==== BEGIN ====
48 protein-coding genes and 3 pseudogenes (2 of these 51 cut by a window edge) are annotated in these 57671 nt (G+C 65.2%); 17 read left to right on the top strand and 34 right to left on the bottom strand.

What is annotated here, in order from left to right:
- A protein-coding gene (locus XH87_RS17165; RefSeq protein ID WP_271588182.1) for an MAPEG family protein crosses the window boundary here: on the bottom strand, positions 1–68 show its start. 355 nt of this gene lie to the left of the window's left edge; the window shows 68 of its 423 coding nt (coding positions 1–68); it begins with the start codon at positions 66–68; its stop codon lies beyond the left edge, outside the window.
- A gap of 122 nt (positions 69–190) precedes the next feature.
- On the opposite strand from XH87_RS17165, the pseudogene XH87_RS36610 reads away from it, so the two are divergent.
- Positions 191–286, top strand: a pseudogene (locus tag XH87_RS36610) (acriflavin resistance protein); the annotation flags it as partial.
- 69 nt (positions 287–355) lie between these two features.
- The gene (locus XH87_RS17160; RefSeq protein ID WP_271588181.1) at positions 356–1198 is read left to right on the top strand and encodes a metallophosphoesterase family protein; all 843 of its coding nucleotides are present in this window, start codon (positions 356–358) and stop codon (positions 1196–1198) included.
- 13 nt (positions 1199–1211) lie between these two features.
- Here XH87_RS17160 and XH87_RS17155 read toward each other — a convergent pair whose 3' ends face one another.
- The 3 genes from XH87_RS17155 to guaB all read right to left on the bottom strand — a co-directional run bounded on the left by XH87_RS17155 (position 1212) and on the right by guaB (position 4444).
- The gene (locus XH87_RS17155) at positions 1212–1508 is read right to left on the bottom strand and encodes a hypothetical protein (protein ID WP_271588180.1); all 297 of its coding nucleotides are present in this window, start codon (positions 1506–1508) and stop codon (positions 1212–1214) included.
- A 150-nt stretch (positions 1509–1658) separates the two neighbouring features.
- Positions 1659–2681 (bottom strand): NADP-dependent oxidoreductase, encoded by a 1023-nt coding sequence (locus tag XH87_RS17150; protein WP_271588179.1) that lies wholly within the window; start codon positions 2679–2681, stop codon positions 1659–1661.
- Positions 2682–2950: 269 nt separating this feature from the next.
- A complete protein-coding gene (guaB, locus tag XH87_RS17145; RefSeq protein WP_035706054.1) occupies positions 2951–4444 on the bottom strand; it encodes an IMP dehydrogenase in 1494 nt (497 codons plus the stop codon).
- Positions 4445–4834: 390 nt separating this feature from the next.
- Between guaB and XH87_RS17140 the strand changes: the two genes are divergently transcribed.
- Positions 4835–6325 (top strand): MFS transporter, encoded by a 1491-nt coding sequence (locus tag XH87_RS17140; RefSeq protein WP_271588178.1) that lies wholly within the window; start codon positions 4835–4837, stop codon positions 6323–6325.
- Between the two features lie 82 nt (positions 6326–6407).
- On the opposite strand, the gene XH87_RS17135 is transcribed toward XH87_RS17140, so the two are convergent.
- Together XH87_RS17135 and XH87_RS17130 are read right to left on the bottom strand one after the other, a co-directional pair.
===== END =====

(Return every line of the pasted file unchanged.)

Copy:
48 protein-coding genes and 3 pseudogenes (2 of these 51 cut by a window edge) are annotated in these 57671 nt (G+C 65.2%); 17 read left to right on the top strand and 34 right to left on the bottom strand.

What is annotated here, in order from left to right:
- A protein-coding gene (locus XH87_RS17165; RefSeq protein ID WP_271588182.1) for an MAPEG family protein crosses the window boundary here: on the bottom strand, positions 1–68 show its start. 355 nt of this gene lie to the left of the window's left edge; the window shows 68 of its 423 coding nt (coding positions 1–68); it begins with the start codon at positions 66–68; its stop codon lies beyond the left edge, outside the window.
- A gap of 122 nt (positions 69–190) precedes the next feature.
- On the opposite strand from XH87_RS17165, the pseudogene XH87_RS36610 reads away from it, so the two are divergent.
- Positions 191–286, top strand: a pseudogene (locus tag XH87_RS36610) (acriflavin resistance protein); the annotation flags it as partial.
- 69 nt (positions 287–355) lie between these two features.
- The gene (locus XH87_RS17160; RefSeq protein ID WP_271588181.1) at positions 356–1198 is read left to right on the top strand and encodes a metallophosphoesterase family protein; all 843 of its coding nucleotides are present in this window, start codon (positions 356–358) and stop codon (positions 1196–1198) included.
- 13 nt (positions 1199–1211) lie between these two features.
- Here XH87_RS17160 and XH87_RS17155 read toward each other — a convergent pair whose 3' ends face one another.
- The 3 genes from XH87_RS17155 to guaB all read right to left on the bottom strand — a co-directional run bounded on the left by XH87_RS17155 (position 1212) and on the right by guaB (position 4444).
- The gene (locus XH87_RS17155) at positions 1212–1508 is read right to left on the bottom strand and encodes a hypothetical protein (protein ID WP_271588180.1); all 297 of its coding nucleotides are present in this window, start codon (positions 1506–1508) and stop codon (positions 1212–1214) included.
- A 150-nt stretch (positions 1509–1658) separates the two neighbouring features.
- Positions 1659–2681 (bottom strand): NADP-dependent oxidoreductase, encoded by a 1023-nt coding sequence (locus tag XH87_RS17150; protein WP_271588179.1) that lies wholly within the window; start codon positions 2679–2681, stop codon positions 1659–1661.
- Positions 2682–2950: 269 nt separating this feature from the next.
- A complete protein-coding gene (guaB, locus tag XH87_RS17145; RefSeq protein WP_035706054.1) occupies positions 2951–4444 on the bottom strand; it encodes an IMP dehydrogenase in 1494 nt (497 codons plus the stop codon).
- Positions 4445–4834: 390 nt separating this feature from the next.
- Between guaB and XH87_RS17140 the strand changes: the two genes are divergently transcribed.
- Positions 4835–6325 (top strand): MFS transporter, encoded by a 1491-nt coding sequence (locus tag XH87_RS17140; RefSeq protein WP_271588178.1) that lies wholly within the window; start codon positions 4835–4837, stop codon positions 6323–6325.
- Between the two features lie 82 nt (positions 6326–6407).
- On the opposite strand, the gene XH87_RS17135 is transcribed toward XH87_RS17140, so the two are convergent.
- Together XH87_RS17135 and XH87_RS17130 are read right to left on the bottom strand one after the other, a co-directional pair.